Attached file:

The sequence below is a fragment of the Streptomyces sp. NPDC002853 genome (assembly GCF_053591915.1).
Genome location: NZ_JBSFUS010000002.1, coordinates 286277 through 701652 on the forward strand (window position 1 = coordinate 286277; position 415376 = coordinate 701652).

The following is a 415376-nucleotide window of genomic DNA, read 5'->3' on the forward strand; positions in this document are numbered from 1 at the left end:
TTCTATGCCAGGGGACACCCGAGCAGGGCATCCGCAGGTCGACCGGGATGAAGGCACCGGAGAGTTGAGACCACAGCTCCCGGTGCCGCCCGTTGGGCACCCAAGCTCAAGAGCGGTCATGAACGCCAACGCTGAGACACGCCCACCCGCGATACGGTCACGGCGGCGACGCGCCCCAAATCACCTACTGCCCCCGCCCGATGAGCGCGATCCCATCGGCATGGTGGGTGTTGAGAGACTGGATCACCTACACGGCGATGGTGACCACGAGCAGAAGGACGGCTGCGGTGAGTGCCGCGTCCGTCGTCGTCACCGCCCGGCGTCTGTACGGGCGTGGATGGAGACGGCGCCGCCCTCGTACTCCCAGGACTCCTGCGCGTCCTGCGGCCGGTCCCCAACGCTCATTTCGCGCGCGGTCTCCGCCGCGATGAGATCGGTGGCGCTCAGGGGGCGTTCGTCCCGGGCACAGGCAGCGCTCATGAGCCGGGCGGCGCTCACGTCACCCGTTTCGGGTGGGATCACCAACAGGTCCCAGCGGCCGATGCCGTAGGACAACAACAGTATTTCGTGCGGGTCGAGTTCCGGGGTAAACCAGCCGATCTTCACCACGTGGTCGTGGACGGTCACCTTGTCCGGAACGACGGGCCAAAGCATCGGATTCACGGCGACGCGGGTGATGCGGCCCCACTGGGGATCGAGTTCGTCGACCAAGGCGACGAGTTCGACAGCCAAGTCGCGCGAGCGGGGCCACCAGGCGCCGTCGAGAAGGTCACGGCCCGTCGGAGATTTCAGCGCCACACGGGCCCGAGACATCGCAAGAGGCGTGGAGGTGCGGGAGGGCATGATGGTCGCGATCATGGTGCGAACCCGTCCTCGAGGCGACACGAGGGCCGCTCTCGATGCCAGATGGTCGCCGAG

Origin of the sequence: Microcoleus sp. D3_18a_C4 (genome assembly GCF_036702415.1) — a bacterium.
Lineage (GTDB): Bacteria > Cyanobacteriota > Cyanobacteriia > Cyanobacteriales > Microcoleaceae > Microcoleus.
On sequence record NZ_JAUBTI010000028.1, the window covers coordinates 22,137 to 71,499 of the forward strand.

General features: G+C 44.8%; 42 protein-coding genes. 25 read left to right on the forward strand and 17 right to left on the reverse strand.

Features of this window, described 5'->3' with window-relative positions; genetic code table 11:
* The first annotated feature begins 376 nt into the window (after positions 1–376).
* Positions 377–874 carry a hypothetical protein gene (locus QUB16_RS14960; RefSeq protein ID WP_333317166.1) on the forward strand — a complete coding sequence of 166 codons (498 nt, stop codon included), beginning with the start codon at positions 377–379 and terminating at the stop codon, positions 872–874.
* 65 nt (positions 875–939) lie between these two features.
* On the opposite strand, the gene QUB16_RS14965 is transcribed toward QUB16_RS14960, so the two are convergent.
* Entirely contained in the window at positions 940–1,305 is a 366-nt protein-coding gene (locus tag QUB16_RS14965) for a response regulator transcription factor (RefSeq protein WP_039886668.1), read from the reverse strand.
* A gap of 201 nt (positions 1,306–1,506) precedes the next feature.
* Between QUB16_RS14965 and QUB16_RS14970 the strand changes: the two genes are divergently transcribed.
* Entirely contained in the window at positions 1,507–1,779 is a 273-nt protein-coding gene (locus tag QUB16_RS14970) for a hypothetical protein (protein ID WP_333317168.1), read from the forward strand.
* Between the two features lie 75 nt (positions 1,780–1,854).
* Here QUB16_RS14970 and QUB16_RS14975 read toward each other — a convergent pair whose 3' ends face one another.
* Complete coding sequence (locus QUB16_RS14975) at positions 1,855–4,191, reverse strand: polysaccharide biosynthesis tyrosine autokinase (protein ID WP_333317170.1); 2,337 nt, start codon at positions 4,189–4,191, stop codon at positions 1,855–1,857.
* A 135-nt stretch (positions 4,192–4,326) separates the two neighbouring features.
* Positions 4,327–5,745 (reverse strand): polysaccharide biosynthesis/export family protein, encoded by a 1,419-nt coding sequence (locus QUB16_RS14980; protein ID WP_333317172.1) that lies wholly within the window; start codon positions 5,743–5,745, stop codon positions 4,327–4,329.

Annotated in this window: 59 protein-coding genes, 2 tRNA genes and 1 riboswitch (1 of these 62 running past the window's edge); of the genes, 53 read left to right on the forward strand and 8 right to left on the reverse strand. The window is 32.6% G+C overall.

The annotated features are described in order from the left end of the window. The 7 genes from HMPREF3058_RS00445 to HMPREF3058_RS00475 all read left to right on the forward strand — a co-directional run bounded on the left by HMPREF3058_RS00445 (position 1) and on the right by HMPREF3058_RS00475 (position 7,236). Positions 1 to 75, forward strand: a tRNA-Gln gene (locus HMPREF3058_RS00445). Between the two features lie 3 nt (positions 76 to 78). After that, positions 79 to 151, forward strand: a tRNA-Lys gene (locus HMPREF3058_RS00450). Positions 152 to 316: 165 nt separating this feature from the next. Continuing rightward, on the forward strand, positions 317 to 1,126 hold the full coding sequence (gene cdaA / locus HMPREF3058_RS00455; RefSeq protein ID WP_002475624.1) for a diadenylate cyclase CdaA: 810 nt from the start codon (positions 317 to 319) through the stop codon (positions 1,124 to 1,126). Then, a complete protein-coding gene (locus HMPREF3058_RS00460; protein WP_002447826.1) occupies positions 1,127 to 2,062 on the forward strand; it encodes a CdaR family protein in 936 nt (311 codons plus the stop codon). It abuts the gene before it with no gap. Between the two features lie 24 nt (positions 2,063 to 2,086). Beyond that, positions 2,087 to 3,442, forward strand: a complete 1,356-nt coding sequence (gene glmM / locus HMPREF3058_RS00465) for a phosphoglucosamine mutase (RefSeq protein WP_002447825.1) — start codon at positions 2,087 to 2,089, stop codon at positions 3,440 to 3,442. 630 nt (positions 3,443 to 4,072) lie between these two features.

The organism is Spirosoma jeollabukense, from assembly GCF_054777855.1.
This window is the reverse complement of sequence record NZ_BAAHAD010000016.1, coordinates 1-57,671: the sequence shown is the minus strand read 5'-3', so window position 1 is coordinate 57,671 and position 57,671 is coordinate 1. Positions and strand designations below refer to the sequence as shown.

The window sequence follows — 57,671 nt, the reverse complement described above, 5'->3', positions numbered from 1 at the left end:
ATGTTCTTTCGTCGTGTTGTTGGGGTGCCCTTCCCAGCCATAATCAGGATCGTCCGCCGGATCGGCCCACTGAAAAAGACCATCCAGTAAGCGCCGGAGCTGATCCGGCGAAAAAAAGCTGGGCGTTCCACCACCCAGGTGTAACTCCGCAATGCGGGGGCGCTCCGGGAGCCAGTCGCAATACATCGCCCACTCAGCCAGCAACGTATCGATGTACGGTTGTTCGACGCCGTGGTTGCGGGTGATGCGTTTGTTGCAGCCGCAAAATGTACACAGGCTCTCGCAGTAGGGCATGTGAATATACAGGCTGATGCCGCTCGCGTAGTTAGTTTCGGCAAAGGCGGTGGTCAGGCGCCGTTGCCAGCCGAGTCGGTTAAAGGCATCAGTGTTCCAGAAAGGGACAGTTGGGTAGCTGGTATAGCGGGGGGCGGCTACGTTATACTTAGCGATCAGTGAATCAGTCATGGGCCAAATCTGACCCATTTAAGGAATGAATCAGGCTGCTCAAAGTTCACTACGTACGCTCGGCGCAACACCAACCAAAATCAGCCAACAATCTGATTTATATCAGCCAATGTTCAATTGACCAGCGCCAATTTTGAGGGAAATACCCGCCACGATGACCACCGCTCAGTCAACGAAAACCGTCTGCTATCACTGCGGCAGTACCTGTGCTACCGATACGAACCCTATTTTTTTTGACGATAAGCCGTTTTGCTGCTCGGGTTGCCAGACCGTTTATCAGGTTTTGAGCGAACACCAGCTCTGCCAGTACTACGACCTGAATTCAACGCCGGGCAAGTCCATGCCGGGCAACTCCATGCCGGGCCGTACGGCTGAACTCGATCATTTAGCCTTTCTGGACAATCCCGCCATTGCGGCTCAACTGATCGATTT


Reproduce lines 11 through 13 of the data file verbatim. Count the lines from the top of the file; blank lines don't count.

* Positions 377–874 carry a hypothetical protein gene (locus QUB16_RS14960; RefSeq protein ID WP_333317166.1) on the forward strand — a complete coding sequence of 166 codons (498 nt, stop codon included), beginning with the start codon at positions 377–379 and terminating at the stop codon, positions 872–874.
* 65 nt (positions 875–939) lie between these two features.
* On the opposite strand, the gene QUB16_RS14965 is transcribed toward QUB16_RS14960, so the two are convergent.